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Air quality agreement cuts pollution in Carolina

A settlement between environmental groups and Duke Energy will cut pollution out gradually by phasing out over 1,600 mega watts of an outdated, dirty coal-fired power plant.

Under the terms, Duke Energy will slowly retire old coal-powered units that lack modern pollution control technology while meeting customer energy demands. The timeline for retirement is enforceable, thereby ensuring that improvements in air and water quality will be made. However, it will be years before all the changes are made. For homes surrounded by out-dated coal-burning plants, a home air purifier could improve indoor air quality.

"This settlement phases out some of the oldest, dirtiest and most inefficient coal plants in the Carolinas," John Suttles, a senior attorney at the Southern Environmental Law Center who represented the groups in court, told the media. "In addition to protecting people's health and saving lives, it also will save ratepayers' money by paving the way for a more efficient and sustainable energy future."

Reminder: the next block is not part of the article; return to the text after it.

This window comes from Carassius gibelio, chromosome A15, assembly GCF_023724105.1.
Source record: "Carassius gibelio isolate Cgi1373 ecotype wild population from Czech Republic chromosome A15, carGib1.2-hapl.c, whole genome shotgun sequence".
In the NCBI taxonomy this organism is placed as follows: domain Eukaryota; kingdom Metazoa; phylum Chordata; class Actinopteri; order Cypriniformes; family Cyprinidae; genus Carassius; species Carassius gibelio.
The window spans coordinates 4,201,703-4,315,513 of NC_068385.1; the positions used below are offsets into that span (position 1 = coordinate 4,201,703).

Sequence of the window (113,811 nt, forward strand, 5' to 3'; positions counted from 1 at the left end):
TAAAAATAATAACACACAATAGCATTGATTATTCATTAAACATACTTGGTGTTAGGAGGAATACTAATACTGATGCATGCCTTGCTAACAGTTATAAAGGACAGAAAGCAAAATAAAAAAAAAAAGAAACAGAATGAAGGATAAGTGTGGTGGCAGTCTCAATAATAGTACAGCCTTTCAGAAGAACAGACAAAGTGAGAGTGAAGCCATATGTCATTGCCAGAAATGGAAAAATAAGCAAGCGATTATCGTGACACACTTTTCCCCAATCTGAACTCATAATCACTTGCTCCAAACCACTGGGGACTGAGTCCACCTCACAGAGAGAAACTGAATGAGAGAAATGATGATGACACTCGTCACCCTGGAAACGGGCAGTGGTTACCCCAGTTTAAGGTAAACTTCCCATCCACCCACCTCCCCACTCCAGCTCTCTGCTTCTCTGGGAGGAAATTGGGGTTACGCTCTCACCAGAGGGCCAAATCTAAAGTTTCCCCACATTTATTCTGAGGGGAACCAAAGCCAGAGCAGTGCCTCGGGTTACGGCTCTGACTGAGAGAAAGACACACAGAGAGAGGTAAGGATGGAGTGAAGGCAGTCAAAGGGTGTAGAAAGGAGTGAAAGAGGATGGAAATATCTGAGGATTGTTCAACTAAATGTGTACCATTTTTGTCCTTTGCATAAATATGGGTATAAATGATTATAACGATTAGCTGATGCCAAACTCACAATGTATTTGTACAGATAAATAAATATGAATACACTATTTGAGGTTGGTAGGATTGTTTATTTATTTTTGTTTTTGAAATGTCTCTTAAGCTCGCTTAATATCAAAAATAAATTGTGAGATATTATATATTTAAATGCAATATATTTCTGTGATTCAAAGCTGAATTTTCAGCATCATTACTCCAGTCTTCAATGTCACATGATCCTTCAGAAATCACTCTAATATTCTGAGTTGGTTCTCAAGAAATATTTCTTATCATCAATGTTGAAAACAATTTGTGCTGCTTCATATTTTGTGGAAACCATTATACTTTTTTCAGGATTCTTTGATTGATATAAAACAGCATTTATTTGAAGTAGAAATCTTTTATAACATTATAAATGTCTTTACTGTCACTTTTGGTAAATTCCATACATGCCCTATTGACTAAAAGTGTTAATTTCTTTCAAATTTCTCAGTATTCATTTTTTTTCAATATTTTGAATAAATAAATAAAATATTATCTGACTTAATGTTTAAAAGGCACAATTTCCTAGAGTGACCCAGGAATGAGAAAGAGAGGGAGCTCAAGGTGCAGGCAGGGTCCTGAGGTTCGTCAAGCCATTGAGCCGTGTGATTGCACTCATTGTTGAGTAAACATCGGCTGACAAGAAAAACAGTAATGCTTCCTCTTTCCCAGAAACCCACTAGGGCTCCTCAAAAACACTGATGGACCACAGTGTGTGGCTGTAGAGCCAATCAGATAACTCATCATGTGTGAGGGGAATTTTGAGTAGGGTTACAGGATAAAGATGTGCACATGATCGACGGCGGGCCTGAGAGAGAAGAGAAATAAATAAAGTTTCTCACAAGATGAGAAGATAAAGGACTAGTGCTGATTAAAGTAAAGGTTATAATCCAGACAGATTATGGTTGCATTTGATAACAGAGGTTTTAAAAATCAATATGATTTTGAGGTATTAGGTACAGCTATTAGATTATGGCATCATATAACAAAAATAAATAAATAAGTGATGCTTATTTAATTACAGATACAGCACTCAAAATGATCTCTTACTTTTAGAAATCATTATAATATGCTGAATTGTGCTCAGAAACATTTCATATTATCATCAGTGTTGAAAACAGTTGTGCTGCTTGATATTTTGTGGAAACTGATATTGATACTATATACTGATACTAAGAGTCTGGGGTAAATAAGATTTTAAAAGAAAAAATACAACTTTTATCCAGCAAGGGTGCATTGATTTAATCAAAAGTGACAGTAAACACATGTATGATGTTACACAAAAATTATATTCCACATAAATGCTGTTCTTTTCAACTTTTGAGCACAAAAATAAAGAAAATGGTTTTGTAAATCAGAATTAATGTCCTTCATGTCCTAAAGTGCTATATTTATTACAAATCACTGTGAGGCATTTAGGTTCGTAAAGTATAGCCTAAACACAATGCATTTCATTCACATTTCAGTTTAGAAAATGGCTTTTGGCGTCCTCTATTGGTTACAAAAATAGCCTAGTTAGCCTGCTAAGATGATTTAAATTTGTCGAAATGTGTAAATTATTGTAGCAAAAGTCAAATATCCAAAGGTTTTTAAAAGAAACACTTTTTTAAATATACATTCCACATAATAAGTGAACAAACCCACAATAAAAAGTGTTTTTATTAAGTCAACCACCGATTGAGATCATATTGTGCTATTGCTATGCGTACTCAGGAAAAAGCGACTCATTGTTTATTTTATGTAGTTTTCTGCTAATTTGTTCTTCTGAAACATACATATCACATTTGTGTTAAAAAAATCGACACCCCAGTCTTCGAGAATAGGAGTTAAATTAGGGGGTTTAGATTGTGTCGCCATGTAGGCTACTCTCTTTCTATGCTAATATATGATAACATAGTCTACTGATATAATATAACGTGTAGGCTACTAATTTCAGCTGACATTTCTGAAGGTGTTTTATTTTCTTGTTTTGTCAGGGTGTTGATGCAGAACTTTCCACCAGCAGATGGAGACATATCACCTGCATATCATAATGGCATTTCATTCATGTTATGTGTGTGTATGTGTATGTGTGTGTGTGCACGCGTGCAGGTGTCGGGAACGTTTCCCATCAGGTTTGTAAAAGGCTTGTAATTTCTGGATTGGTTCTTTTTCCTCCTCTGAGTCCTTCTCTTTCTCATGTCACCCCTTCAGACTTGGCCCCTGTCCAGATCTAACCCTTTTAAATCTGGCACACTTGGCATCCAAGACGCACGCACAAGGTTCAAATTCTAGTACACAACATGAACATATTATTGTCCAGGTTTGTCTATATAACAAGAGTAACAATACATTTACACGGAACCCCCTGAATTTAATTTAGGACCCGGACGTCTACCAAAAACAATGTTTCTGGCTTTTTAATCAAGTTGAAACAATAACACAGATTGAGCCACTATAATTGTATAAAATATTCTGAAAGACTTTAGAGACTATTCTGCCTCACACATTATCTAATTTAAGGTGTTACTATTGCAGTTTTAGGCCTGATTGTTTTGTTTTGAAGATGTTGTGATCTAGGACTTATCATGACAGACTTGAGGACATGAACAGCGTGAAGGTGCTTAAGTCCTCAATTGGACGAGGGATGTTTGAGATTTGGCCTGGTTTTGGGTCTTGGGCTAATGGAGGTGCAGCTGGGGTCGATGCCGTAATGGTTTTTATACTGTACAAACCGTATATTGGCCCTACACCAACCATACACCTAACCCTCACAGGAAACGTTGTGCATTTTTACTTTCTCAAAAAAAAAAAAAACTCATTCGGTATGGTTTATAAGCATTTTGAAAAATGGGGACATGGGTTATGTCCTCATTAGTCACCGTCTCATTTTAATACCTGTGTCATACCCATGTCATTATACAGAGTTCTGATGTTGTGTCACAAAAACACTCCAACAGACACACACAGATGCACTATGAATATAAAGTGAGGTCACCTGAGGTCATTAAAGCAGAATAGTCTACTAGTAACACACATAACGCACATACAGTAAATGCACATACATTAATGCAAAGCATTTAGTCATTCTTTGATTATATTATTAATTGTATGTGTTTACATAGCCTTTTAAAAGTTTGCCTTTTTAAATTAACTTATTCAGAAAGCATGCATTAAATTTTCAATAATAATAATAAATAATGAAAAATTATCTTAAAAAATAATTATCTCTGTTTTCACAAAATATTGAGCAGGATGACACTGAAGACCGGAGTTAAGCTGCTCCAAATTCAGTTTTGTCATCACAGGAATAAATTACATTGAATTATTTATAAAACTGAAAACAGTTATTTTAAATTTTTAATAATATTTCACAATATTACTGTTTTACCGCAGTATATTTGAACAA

Presently, only the Duke Energy's Cliffside power plant near Shelby, North Carolina, operates under the new strict acid gas controls, with a 99.9 percent reduction in air pollution.

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